One of the most unique (and my favorite) places on the Big Island is South Point’s Green Sand Beach. A small beach and bay nestled between a sandy cliff, the sand is made mostly of the stone olivine, a type of volcanic basalt that’s rich in iron, magnesium and silica and lends a deep green hue to the sand. The sand looks truly green, and is reached by a little adventure through empty land at South Point. The entire trip out will take the better part of a day since a drive to South Point is required first, which takes one to two hours if you’re coming from parts of the island where visitors stay and spend most of their time.
Although the beach isn’t so green that it resembles sparking green emeralds, it has a pretty strong green tint and is a very unique place to visit. Plus the drive to South Point is beautiful, as well as the rest of the area.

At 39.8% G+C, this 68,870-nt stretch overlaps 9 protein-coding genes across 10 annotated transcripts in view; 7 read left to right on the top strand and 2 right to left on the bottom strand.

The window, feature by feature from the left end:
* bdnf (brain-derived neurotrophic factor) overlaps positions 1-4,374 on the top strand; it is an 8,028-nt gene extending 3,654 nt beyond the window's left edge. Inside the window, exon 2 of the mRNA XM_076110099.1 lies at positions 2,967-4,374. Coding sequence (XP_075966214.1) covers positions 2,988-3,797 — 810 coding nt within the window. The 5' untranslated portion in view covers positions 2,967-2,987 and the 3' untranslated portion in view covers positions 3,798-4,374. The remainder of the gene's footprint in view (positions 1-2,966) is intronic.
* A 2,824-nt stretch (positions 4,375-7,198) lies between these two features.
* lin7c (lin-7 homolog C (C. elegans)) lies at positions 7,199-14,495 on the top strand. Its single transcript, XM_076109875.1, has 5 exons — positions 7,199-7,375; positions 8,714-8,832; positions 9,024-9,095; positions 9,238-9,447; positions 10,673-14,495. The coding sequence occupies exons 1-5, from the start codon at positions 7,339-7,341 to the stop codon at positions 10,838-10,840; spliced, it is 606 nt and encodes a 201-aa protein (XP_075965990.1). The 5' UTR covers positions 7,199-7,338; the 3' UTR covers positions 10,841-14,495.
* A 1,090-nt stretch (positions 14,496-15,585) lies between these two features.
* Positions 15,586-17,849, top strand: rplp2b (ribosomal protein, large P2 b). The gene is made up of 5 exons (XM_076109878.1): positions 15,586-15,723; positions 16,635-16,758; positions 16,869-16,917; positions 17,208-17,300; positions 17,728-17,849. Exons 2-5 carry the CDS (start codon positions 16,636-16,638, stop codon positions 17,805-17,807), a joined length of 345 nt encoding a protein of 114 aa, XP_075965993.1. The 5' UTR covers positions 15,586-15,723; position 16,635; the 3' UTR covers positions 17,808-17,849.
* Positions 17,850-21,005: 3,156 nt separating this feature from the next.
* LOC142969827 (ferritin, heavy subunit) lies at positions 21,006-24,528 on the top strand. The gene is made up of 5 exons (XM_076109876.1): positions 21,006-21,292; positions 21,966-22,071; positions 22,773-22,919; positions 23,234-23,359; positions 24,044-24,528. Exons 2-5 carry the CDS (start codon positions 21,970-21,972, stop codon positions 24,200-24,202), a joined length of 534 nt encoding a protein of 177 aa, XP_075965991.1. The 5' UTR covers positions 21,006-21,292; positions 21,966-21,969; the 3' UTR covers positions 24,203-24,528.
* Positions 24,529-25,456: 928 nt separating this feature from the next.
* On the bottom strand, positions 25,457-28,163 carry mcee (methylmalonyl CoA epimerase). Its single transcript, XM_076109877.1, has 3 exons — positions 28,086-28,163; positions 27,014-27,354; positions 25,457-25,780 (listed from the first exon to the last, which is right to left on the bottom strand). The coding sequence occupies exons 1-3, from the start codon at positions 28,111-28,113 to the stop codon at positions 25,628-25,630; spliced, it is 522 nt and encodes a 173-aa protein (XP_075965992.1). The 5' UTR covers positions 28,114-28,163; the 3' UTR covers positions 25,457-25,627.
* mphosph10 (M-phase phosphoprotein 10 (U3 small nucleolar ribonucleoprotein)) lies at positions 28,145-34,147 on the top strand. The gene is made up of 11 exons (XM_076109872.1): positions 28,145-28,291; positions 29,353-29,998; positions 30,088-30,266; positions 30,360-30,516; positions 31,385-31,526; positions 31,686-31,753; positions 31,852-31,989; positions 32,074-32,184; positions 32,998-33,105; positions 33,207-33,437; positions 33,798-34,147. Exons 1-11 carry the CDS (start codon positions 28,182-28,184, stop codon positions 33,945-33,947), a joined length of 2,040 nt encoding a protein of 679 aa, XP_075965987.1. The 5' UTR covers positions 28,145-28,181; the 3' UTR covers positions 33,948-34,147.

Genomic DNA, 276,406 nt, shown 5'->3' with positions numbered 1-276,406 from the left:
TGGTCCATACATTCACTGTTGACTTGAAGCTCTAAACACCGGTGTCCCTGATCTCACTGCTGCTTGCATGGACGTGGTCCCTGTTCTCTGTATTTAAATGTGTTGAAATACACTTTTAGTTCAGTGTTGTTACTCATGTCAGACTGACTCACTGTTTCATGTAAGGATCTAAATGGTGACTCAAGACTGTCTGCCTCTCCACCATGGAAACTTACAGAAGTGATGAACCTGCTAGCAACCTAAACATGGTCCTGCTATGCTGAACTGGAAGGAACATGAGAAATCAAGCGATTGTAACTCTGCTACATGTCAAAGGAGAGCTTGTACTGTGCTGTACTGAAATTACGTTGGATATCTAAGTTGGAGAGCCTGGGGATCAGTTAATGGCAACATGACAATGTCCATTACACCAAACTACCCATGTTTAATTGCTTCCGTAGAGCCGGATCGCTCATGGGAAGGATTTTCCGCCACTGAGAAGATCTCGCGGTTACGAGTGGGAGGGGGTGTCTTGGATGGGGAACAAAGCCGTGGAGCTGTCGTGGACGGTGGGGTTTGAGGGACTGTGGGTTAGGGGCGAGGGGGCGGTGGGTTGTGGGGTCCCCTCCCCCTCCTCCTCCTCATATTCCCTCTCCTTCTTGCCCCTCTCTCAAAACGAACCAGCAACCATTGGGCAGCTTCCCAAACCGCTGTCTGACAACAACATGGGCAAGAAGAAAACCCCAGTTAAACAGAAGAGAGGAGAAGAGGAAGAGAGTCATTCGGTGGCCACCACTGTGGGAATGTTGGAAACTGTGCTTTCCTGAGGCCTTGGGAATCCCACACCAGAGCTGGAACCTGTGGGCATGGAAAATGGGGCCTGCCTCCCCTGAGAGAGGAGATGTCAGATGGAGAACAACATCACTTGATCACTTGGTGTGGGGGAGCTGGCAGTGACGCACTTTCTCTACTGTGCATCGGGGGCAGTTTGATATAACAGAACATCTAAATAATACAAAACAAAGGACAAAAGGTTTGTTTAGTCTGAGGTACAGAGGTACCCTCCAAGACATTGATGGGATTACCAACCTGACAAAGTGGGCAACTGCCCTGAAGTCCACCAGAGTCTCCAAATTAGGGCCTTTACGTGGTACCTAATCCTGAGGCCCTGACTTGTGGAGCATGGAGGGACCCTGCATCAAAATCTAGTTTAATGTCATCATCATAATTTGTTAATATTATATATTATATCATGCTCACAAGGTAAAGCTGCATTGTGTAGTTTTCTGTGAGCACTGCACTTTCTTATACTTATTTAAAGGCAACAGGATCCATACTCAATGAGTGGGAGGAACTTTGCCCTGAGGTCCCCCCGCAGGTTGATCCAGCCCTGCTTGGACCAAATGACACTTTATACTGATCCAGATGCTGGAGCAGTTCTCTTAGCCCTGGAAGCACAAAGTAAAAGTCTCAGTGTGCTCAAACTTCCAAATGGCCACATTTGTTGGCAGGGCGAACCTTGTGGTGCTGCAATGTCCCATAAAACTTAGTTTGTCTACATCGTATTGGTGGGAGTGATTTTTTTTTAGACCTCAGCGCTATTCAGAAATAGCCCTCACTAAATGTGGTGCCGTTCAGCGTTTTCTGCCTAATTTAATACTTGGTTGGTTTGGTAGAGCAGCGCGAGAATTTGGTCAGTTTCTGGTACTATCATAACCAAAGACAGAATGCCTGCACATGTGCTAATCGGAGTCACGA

To get there, go left where South Point Road forks. You’ll see a shack that marks the beginning of a roughly two and a half mile ride out to the beach. To drive out you don’t necessarily need a four wheel drive, but a high vehicle is definitely needed. Most of the dirt road isn’t gnarly four wheel drive material, but there are some rocky areas and there is a high rise strip of dirt and grass between the wheel paths. It takes about a half our drive. Otherwise don’t leave any valuables and park at the shack and enjoy the hike in. Bring water and a lunch. Try and choose a day with calm winds and small waves. You can swim out here, but if the waves are even medium big it can be intense with a strong current. Once out there you’ll have to scale down the side of a sand and rather steep cliff to the beach. It won’t be the most crowded place, but you’re likely to run into some other people.